“This book will convince you of the single most important fact about stocks at the dawn of the twenty-first century: They are cheap….If you are worried about missing the market’s big move upward, you will discover that it is not too late. Stocks are now in the midst of a one-time-only rise to much higher ground–to the neighborhood of 36,000 on the Dow Jones industrial average.”

-Glassman and Hassett, introduction, Dow 36,000


Call it the audacity of cluelessness: Let us congratulate James K. Glassman and Kevin Hassett, the authors of the incredibly money losing advice in their book Dow 36,000, on their 10 year anniversary. The book forecast that lofty number would be obtained in 3 to 5 years; it was  published precisely 10 years ago today.

In the ensuing decade since this book (and I use the term lightly) was published, the Dow is still below where it was 10 years ago, rather than tripling in price. The Nasdaq remains more than 60% below its highs of one decade ago.

dow 36000I tried to read the book as a history lesson, but it was, to be blunt, unreadable. I got through enough to learn the basic argument they made: Stocks have been undervalued for decades, and over the ensuing years, we should expect a dramatic one-time upward adjustment in stock prices. Why? People were about to figure out what only these two geniuses already knew (hubris anyone?).

The book contain numerous implications that were questionable back then and today, look utterly ridiculous:

• Buy & Hold is the best strategy;

• Value is relative;

• Risk is wildly overstated by naysayers;

• The economic cycle has been defeated!

Perhaps the greatest sin in this foolishness is extrapolation — during the peak boom years, stock prices tripled every 7 years. The forecast of Dow 36,000 simply tacked on another 7 year run at a record breaking pace on top of an 18 year bill market. Smart!

But rather than merely engage in schadenfreude, let’s see what lessons we can learn from their errors. Here is what I can deduce as valuable lessons from the foolishness in their book:

1. Every Bull market is followed by a Bear market.

2. Buy & Hold is fine during a secular bull market; it is ruinous during a secular bear market;

3. Returns are a function of Risk: The greater return you seek, the more risk you must be willing to accept;

4. Valuation matters a great deal;

5. “Risk” as it is defined means that sometimes, you lose. Big.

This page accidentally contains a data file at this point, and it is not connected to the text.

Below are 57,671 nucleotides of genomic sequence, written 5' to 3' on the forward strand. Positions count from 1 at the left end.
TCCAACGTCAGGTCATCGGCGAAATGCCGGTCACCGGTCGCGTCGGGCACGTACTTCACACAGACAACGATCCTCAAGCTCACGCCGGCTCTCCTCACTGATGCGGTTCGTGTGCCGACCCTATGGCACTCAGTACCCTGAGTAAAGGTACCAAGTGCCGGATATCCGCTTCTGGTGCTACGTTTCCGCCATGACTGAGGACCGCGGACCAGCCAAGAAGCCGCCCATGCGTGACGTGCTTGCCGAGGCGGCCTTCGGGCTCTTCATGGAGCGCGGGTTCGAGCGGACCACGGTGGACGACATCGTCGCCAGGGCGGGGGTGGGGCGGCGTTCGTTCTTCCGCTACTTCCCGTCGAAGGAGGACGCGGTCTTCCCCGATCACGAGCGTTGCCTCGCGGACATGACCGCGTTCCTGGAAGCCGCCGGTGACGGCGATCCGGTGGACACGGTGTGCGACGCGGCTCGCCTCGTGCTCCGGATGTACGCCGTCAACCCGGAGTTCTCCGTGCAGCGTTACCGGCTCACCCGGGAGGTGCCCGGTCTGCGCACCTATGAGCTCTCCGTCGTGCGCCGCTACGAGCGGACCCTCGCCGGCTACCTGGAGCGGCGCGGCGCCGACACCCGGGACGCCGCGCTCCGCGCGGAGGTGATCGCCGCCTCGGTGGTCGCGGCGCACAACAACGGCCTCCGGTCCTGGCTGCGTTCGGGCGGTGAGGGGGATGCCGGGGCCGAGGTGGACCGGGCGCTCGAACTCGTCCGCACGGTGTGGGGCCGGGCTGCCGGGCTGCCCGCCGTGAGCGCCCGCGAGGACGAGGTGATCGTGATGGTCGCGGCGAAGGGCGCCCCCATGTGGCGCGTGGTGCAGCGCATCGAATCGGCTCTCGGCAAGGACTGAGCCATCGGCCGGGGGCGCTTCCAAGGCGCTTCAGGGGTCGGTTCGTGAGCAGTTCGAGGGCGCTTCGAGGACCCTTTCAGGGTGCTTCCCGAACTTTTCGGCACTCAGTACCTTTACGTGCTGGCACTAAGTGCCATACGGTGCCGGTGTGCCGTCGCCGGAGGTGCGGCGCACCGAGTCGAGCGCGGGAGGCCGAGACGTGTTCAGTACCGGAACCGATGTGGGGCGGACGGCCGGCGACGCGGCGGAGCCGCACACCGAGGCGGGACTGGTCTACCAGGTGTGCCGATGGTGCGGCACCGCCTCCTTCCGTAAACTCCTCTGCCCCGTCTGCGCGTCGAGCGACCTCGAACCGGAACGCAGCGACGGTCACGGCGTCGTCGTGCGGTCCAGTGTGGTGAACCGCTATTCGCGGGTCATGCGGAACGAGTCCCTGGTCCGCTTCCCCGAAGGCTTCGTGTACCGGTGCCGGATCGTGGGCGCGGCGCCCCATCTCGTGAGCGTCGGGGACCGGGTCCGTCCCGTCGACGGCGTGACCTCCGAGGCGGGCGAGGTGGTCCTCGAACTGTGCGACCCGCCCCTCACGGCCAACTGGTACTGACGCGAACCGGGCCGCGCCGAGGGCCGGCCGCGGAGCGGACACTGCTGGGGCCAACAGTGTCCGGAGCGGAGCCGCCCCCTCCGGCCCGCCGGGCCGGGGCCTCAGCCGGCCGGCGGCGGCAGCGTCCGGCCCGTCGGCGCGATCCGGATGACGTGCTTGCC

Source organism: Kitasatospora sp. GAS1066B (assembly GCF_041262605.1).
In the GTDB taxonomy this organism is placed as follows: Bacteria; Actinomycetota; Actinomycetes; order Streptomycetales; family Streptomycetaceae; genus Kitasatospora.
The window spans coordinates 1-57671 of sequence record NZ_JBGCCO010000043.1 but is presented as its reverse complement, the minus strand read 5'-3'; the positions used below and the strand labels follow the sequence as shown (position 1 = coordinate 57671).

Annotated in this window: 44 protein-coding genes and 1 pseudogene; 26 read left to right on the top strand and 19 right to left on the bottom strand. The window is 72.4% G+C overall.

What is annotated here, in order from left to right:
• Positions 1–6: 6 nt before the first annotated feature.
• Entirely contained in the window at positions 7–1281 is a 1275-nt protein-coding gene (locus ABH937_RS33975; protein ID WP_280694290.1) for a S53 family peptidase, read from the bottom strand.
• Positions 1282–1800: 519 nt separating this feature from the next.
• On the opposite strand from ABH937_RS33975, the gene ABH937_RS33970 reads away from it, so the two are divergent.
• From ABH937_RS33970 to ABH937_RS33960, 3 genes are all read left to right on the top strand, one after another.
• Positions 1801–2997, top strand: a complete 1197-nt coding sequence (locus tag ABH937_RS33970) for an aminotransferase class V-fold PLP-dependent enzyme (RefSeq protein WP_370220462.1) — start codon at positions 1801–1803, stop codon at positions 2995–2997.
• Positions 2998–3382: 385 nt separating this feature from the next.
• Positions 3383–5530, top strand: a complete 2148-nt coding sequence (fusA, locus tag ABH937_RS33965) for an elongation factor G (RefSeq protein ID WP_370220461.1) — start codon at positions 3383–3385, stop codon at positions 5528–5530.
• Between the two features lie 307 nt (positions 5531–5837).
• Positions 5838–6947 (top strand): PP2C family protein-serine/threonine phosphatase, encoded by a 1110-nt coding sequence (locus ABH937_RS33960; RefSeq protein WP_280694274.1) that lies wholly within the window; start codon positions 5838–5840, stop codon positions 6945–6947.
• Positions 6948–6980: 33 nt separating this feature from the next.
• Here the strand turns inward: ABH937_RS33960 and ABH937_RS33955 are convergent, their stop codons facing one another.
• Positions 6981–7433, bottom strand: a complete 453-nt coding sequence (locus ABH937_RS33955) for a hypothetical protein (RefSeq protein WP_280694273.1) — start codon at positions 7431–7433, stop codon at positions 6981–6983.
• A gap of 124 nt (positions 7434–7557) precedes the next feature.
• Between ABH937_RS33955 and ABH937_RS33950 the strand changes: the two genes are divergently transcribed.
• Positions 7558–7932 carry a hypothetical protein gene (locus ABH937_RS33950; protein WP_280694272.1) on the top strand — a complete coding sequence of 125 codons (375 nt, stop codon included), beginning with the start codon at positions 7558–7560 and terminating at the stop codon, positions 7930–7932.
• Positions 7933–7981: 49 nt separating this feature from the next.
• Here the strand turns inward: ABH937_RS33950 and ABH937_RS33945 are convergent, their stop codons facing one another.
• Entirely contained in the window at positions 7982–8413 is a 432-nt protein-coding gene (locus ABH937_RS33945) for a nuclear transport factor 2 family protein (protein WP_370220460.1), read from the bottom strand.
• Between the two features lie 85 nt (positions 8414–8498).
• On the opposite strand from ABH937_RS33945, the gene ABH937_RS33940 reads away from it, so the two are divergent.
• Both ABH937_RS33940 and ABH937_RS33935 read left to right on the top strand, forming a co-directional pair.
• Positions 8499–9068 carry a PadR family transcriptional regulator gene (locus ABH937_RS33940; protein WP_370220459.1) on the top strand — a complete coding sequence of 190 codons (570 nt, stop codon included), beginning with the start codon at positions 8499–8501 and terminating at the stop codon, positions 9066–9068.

6. The business cycle still exists, and recessions will occur regularly;

7. Markets are subject to bouts of emotional extremes. They are after all, just crowds of humans, where at times logic does not prevail.

8. Capital preservation is just as important as performance. Returns become irrelevant if during the inevitable downturn you lose all your money.

9. Extrapolating the current trend to infinity (or zero) is foolhardy;

10. Politics and investing make for terrible bedfellows.

There are always lessons to be learned from each turn of the wheel in the market. I find its much less expensive to learn them from other people’s mistakes, rather than my own . . .


Dow 36,000 (excerpt)
by James K. Glassman and Kevin A. Hassett
The Atlantic, September 1999

Waiting for ‘Dow 36,000′
Interview by Carlos Lozada
Washington Post, March 8, 2009; Page B02

Dow 36,000: Booknotes Interview
October 3, 1999

Kevin Hassett, Bloomberg columns

Kevin Hassett, Wikipedia

Category: Investing, Markets, Really, really bad calls, Rules

Please use the comments to demonstrate your own ignorance, unfamiliarity with empirical data and lack of respect for scientific knowledge. Be sure to create straw men and argue against things I have neither said nor implied. If you could repeat previously discredited memes or steer the conversation into irrelevant, off topic discussions, it would be appreciated. Lastly, kindly forgo all civility in your discourse . . . you are, after all, anonymous.

27 Responses to “Lessons to Be Learned From Dow 36,000

  1. Perhaps even more astonishing is that these two authors continue to work in fields that rely on their judgment and analytical abilities:

    Glassman served in the Bush administration as undersecretary of state for public diplomacy, “leading U.S. efforts against terrorist ideologies.” (That ought to help you sleep at night).

    And Hassett still dispenses money-losing advice at Bloomberg.com, where his political views tinge everything he writes with a sublime absurdity. Hassett is currently director of economic policy studies at AEI, so you can pretty much toss out anything those guys say about the economy.

    Hassett was also John McCain’s chief economic adviser in the 2000 presidential primaries, and subsequently served as an economic adviser to the 2004 Bush campaign, and to the 2008 McCain campaign. (Perhaps this helps to explain Bush’s economic performance).

  2. Wes Schott says:

    …clearly part of the rah, rah crowd